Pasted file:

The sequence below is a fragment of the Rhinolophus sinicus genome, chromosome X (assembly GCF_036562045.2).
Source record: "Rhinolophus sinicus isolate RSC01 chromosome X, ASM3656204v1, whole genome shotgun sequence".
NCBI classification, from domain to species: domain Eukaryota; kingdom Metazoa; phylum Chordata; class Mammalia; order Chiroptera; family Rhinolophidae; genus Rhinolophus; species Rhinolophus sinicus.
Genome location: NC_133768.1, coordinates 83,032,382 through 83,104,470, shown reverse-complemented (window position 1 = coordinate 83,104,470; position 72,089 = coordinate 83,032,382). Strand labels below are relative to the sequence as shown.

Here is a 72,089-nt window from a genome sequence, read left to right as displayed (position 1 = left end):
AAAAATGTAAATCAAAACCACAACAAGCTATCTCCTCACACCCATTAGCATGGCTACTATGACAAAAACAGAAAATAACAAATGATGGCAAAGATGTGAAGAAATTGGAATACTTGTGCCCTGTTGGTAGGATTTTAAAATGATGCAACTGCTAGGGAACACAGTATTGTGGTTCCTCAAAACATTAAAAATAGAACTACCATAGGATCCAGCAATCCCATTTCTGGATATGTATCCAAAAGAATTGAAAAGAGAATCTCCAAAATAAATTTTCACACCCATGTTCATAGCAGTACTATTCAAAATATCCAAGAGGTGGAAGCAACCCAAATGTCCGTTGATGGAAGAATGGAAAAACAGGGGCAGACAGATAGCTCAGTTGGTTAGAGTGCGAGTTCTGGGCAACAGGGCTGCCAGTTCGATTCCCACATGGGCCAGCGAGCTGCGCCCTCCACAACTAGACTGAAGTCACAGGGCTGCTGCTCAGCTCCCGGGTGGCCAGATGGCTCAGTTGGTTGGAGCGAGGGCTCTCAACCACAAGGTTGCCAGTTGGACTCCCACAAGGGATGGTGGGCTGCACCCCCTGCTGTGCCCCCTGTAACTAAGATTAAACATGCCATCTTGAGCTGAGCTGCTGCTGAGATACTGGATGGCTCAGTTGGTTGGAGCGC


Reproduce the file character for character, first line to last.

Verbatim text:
The sequence below is a fragment of the Rhinolophus sinicus genome, chromosome X (assembly GCF_036562045.2).
Source record: "Rhinolophus sinicus isolate RSC01 chromosome X, ASM3656204v1, whole genome shotgun sequence".
NCBI classification, from domain to species: domain Eukaryota; kingdom Metazoa; phylum Chordata; class Mammalia; order Chiroptera; family Rhinolophidae; genus Rhinolophus; species Rhinolophus sinicus.
Genome location: NC_133768.1, coordinates 83,032,382 through 83,104,470, shown reverse-complemented (window position 1 = coordinate 83,104,470; position 72,089 = coordinate 83,032,382). Strand labels below are relative to the sequence as shown.

Here is a 72,089-nt window from a genome sequence, read left to right as displayed (position 1 = left end):
AAAAATGTAAATCAAAACCACAACAAGCTATCTCCTCACACCCATTAGCATGGCTACTATGACAAAAACAGAAAATAACAAATGATGGCAAAGATGTGAAGAAATTGGAATACTTGTGCCCTGTTGGTAGGATTTTAAAATGATGCAACTGCTAGGGAACACAGTATTGTGGTTCCTCAAAACATTAAAAATAGAACTACCATAGGATCCAGCAATCCCATTTCTGGATATGTATCCAAAAGAATTGAAAAGAGAATCTCCAAAATAAATTTTCACACCCATGTTCATAGCAGTACTATTCAAAATATCCAAGAGGTGGAAGCAACCCAAATGTCCGTTGATGGAAGAATGGAAAAACAGGGGCAGACAGATAGCTCAGTTGGTTAGAGTGCGAGTTCTGGGCAACAGGGCTGCCAGTTCGATTCCCACATGGGCCAGCGAGCTGCGCCCTCCACAACTAGACTGAAGTCACAGGGCTGCTGCTCAGCTCCCGGGTGGCCAGATGGCTCAGTTGGTTGGAGCGAGGGCTCTCAACCACAAGGTTGCCAGTTGGACTCCCACAAGGGATGGTGGGCTGCACCCCCTGCTGTGCCCCCTGTAACTAAGATTAAACATGCCATCTTGAGCTGAGCTGCTGCTGAGATACTGGATGGCTCAGTTGGTTGGAGCGC